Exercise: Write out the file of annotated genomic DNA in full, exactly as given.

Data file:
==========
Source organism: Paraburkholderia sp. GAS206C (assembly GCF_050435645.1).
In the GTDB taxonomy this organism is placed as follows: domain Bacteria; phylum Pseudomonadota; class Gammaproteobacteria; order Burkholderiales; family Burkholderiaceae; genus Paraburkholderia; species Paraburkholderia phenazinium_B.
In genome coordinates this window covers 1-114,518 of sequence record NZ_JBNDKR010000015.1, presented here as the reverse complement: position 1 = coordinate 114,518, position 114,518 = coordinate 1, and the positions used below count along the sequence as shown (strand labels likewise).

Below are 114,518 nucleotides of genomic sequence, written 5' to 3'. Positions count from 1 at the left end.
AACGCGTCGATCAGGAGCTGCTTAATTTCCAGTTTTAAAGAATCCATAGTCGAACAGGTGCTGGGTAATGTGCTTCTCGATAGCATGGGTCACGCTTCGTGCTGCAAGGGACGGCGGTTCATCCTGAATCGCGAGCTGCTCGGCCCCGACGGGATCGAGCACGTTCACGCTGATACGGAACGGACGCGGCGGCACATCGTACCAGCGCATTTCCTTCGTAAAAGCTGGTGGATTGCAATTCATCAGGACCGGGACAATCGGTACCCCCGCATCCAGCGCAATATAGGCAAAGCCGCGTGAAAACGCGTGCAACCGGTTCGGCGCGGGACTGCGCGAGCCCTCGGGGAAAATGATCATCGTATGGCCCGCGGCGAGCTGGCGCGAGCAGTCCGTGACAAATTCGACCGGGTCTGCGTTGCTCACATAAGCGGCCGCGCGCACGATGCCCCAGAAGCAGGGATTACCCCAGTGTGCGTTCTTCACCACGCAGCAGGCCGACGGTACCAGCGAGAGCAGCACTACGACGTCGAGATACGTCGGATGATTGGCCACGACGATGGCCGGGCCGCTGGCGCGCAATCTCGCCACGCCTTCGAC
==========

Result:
Source organism: Paraburkholderia sp. GAS206C (assembly GCF_050435645.1).
In the GTDB taxonomy this organism is placed as follows: domain Bacteria; phylum Pseudomonadota; class Gammaproteobacteria; order Burkholderiales; family Burkholderiaceae; genus Paraburkholderia; species Paraburkholderia phenazinium_B.
In genome coordinates this window covers 1-114,518 of sequence record NZ_JBNDKR010000015.1, presented here as the reverse complement: position 1 = coordinate 114,518, position 114,518 = coordinate 1, and the positions used below count along the sequence as shown (strand labels likewise).

Below are 114,518 nucleotides of genomic sequence, written 5' to 3'. Positions count from 1 at the left end.
AACGCGTCGATCAGGAGCTGCTTAATTTCCAGTTTTAAAGAATCCATAGTCGAACAGGTGCTGGGTAATGTGCTTCTCGATAGCATGGGTCACGCTTCGTGCTGCAAGGGACGGCGGTTCATCCTGAATCGCGAGCTGCTCGGCCCCGACGGGATCGAGCACGTTCACGCTGATACGGAACGGACGCGGCGGCACATCGTACCAGCGCATTTCCTTCGTAAAAGCTGGTGGATTGCAATTCATCAGGACCGGGACAATCGGTACCCCCGCATCCAGCGCAATATAGGCAAAGCCGCGTGAAAACGCGTGCAACCGGTTCGGCGCGGGACTGCGCGAGCCCTCGGGGAAAATGATCATCGTATGGCCCGCGGCGAGCTGGCGCGAGCAGTCCGTGACAAATTCGACCGGGTCTGCGTTGCTCACATAAGCGGCCGCGCGCACGATGCCCCAGAAGCAGGGATTACCCCAGTGTGCGTTCTTCACCACGCAGCAGGCCGACGGTACCAGCGAGAGCAGCACTACGACGTCGAGATACGTCGGATGATTGGCCACGACGATGGCCGGGCCGCTGGCGCGCAATCTCGCCACGCCTTCGAC